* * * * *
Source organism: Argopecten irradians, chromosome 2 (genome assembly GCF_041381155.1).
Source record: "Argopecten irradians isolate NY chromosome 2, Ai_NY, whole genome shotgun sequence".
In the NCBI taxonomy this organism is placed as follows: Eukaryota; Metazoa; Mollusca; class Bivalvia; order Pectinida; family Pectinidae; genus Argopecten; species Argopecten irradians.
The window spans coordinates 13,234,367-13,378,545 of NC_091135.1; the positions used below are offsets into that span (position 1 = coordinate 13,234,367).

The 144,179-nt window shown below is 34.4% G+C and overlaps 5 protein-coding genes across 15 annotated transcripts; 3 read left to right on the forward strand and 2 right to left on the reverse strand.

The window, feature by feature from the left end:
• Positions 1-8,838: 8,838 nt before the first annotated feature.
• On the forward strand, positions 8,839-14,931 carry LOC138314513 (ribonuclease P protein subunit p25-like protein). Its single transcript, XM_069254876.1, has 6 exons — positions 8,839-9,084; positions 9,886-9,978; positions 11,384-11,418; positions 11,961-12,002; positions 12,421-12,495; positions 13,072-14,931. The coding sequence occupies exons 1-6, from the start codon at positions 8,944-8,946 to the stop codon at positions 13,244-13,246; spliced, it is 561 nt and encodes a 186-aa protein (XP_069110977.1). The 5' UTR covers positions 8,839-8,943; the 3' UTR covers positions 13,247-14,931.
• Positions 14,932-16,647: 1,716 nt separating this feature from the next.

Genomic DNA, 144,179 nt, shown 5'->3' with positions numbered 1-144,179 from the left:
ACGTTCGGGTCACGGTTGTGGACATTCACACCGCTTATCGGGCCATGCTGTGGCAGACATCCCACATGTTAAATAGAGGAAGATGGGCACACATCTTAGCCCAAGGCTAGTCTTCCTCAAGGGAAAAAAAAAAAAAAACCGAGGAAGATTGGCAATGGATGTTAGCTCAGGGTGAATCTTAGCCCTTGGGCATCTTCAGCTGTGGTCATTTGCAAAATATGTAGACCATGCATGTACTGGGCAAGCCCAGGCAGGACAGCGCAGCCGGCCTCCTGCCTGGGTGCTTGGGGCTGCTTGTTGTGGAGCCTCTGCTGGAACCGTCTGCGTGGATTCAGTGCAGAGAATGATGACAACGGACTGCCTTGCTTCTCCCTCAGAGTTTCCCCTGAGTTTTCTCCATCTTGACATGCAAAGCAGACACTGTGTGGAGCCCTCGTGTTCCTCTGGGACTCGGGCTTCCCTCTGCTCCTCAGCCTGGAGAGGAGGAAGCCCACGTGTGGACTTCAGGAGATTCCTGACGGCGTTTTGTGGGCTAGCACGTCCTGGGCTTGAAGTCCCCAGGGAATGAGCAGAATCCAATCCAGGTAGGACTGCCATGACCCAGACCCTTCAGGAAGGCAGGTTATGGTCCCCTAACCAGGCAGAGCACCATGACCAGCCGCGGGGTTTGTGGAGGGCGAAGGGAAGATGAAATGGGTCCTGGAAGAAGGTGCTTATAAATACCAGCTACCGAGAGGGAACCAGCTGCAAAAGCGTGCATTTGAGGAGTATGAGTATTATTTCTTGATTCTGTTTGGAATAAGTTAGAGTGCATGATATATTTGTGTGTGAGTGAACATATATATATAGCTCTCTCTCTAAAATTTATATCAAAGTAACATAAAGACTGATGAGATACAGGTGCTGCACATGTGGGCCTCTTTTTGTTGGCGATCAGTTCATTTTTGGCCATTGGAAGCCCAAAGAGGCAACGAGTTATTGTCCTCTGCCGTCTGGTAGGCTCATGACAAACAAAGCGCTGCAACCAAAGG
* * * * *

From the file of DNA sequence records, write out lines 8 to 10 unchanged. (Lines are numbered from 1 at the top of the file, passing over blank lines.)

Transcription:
• On the forward strand, positions 8,839-14,931 carry LOC138314513 (ribonuclease P protein subunit p25-like protein). Its single transcript, XM_069254876.1, has 6 exons — positions 8,839-9,084; positions 9,886-9,978; positions 11,384-11,418; positions 11,961-12,002; positions 12,421-12,495; positions 13,072-14,931. The coding sequence occupies exons 1-6, from the start codon at positions 8,944-8,946 to the stop codon at positions 13,244-13,246; spliced, it is 561 nt and encodes a 186-aa protein (XP_069110977.1). The 5' UTR covers positions 8,839-8,943; the 3' UTR covers positions 13,247-14,931.
• Positions 14,932-16,647: 1,716 nt separating this feature from the next.

Genomic DNA, 144,179 nt, shown 5'->3' with positions numbered 1-144,179 from the left: